Oberkommando des Heeres

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The Oberkommando des Heeres (OKH) was the Supreme High Command of the German Army. It was founded in 1935 as a part of Adolf Hitler's re-militarisation of the Third Reich. Its commander held the title Oberbefehlshaber des Heeres, Supreme High Commander of the Army. From 1938 OKH was together with OKL Oberkommando der Luftwaffe, Supreme High Command of the Air Force and OKM Oberkommando der Marine, Supreme High Command of the Navy, formally subordinated to the OKW Oberkommando der Wehrmacht, Supreme High Command of all Armed Forces (with exception of the Waffen-SS). During the war OKH had the responsibility of strategic planning of Armies and Army Groups, while the General Staff of the OKH managed operational matters. Each German Army also had an Armeeoberkommando, Army Command, or AOK. Until the German defeat at Moscow in December 1941, OKH and its staff was de facto the most important unit within the German war planning. OKW (Oberkommando der Wehrmacht, Supreme High Command of the Armed Forces) then took over this function for theaters other than the Russian front.

OKH vs OKW[edit]

Hitler had been the head of OKW since January 1938, using it to pass orders to the navy (OKM), air force (OKL), and army (OKH). After a major crisis developed in the Battle of Moscow, Walther von Brauchitsch was dismissed (partly because of his failing health), and Hitler appointed himself as head of the OKH while still retaining his position at the OKW. At the same time, he limited the OKH's authority to the Russian front, giving OKW direct authority over army units elsewhere. This enabled Hitler to declare that only he had complete awareness of Germany's strategic situation, should any general request a transfer of resources between the Russian front and another theater of operations.[1]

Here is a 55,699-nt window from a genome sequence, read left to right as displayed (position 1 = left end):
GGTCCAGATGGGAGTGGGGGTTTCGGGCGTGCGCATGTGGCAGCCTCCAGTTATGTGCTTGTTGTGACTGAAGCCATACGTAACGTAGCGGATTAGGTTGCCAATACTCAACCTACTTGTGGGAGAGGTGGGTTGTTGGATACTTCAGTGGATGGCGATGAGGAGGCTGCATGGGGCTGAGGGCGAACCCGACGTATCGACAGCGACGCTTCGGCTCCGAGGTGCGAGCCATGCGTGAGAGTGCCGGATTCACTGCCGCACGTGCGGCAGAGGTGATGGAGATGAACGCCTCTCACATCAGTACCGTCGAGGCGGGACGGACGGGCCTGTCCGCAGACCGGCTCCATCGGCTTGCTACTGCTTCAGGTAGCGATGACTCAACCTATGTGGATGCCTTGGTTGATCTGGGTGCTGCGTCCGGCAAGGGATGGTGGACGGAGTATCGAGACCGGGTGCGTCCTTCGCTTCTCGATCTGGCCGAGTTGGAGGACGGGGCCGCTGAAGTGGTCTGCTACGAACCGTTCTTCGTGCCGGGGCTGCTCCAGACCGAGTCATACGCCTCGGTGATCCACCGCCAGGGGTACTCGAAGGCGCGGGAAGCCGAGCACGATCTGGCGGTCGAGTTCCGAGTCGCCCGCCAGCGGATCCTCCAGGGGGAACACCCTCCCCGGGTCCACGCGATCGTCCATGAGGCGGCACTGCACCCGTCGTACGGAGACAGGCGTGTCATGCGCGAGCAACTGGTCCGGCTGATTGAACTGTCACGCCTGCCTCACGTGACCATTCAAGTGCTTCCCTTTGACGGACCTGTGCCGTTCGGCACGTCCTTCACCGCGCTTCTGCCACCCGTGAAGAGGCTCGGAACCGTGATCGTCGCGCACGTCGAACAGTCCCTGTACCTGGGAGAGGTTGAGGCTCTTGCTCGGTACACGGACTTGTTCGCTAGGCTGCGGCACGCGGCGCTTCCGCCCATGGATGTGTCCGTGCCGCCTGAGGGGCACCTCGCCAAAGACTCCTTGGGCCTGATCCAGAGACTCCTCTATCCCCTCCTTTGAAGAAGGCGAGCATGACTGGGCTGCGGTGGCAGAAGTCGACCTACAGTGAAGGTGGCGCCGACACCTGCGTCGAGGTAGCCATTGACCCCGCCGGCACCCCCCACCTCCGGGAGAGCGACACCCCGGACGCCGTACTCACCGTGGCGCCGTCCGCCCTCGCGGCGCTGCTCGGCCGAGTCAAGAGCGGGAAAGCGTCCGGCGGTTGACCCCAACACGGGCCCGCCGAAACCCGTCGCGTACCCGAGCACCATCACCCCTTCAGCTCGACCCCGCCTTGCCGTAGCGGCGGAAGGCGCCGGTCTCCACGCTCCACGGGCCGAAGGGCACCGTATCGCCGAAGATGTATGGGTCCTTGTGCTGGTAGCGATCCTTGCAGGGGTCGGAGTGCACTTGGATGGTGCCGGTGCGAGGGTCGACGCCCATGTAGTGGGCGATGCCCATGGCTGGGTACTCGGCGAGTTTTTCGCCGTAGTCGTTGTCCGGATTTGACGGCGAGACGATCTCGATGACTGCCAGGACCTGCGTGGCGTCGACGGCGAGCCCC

Overview[edit]

Chiefs of OKH and Supreme Commander of the Army[edit]

The Oberbefehlshaber des Heeres (Commander of the Army) in the Wehrmacht was

Schorner, one of Hitler's favorite military commanders was named in Hitler's last will and testament, which the latter issued prior to his suicide on April 30, 1945 as the new commander of the OKH. Meanwhile, the OKH was subordinated to the OKW of the Wehrmacht, under Field Marshal Wilhelm Keitel.

Chiefs of the OKH General Staff[edit]

[2] (military rank presented as rank the person in question held when he left his assignment at OKH)

Although both OKW and OKH were headquartered in Zossen during the Third Reich, the functional and operational independence of both establishments were not lost on the respective staff during their tenure. Personnel at the sprawling Zossen compound remarked that even if Maybach 2 (the OKW complex) was completely destroyed, the OKH staff in Maybach 1 would scarcely notice. The camouflaged facilities were separated physically by a fence also maintained structurally different mindsets towards their objectives.

On 28 April 1945 (two days before his suicide), Hitler formally subordinated OKH to OKW, giving the latter command of forces on the Eastern Front.[3]

See also[edit]

References[edit]

  1. ^ Barnett, Correlli (1989). Hitler's Generals. Grove. p. 497. ISBN 978-1555841614. 
  2. ^ German Wikipedia, article "OKH" to this line
  3. ^ Grier, Howard D. Hitler, Dönitz, and the Baltic Sea, Naval Institute Press, 2007, ISBN 1-59114-345-4. p. 121

External links[edit]